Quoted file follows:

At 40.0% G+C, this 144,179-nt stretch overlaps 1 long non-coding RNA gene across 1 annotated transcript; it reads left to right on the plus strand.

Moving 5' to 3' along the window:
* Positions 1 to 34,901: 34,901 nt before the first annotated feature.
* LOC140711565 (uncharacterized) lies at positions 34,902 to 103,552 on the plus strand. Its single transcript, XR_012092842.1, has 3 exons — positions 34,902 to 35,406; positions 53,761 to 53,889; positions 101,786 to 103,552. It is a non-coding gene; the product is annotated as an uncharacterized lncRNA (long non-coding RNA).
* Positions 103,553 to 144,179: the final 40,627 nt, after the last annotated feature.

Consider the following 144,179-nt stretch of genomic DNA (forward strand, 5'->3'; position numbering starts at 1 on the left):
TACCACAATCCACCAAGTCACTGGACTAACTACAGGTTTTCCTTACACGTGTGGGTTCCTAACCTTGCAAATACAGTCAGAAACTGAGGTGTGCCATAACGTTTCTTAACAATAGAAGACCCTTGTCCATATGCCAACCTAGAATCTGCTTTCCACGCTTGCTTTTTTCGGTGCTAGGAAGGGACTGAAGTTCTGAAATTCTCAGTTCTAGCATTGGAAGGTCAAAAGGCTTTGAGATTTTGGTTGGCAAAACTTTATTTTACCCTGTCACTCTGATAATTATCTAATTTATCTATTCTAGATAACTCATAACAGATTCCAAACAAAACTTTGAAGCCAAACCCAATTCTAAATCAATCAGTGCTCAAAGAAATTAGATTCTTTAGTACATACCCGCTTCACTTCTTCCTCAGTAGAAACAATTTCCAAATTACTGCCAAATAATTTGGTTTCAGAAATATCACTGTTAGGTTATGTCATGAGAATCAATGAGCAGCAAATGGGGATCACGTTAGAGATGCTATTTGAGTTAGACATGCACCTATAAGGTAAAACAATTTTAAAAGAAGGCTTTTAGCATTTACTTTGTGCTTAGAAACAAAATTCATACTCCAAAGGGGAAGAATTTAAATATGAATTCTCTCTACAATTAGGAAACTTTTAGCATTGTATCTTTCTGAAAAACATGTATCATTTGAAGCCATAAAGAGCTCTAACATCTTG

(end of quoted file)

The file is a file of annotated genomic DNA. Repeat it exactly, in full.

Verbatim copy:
At 40.0% G+C, this 144,179-nt stretch overlaps 1 long non-coding RNA gene across 1 annotated transcript; it reads left to right on the plus strand.

Moving 5' to 3' along the window:
* Positions 1 to 34,901: 34,901 nt before the first annotated feature.
* LOC140711565 (uncharacterized) lies at positions 34,902 to 103,552 on the plus strand. Its single transcript, XR_012092842.1, has 3 exons — positions 34,902 to 35,406; positions 53,761 to 53,889; positions 101,786 to 103,552. It is a non-coding gene; the product is annotated as an uncharacterized lncRNA (long non-coding RNA).
* Positions 103,553 to 144,179: the final 40,627 nt, after the last annotated feature.

Consider the following 144,179-nt stretch of genomic DNA (forward strand, 5'->3'; position numbering starts at 1 on the left):
TACCACAATCCACCAAGTCACTGGACTAACTACAGGTTTTCCTTACACGTGTGGGTTCCTAACCTTGCAAATACAGTCAGAAACTGAGGTGTGCCATAACGTTTCTTAACAATAGAAGACCCTTGTCCATATGCCAACCTAGAATCTGCTTTCCACGCTTGCTTTTTTCGGTGCTAGGAAGGGACTGAAGTTCTGAAATTCTCAGTTCTAGCATTGGAAGGTCAAAAGGCTTTGAGATTTTGGTTGGCAAAACTTTATTTTACCCTGTCACTCTGATAATTATCTAATTTATCTATTCTAGATAACTCATAACAGATTCCAAACAAAACTTTGAAGCCAAACCCAATTCTAAATCAATCAGTGCTCAAAGAAATTAGATTCTTTAGTACATACCCGCTTCACTTCTTCCTCAGTAGAAACAATTTCCAAATTACTGCCAAATAATTTGGTTTCAGAAATATCACTGTTAGGTTATGTCATGAGAATCAATGAGCAGCAAATGGGGATCACGTTAGAGATGCTATTTGAGTTAGACATGCACCTATAAGGTAAAACAATTTTAAAAGAAGGCTTTTAGCATTTACTTTGTGCTTAGAAACAAAATTCATACTCCAAAGGGGAAGAATTTAAATATGAATTCTCTCTACAATTAGGAAACTTTTAGCATTGTATCTTTCTGAAAAACATGTATCATTTGAAGCCATAAAGAGCTCTAACATCTTG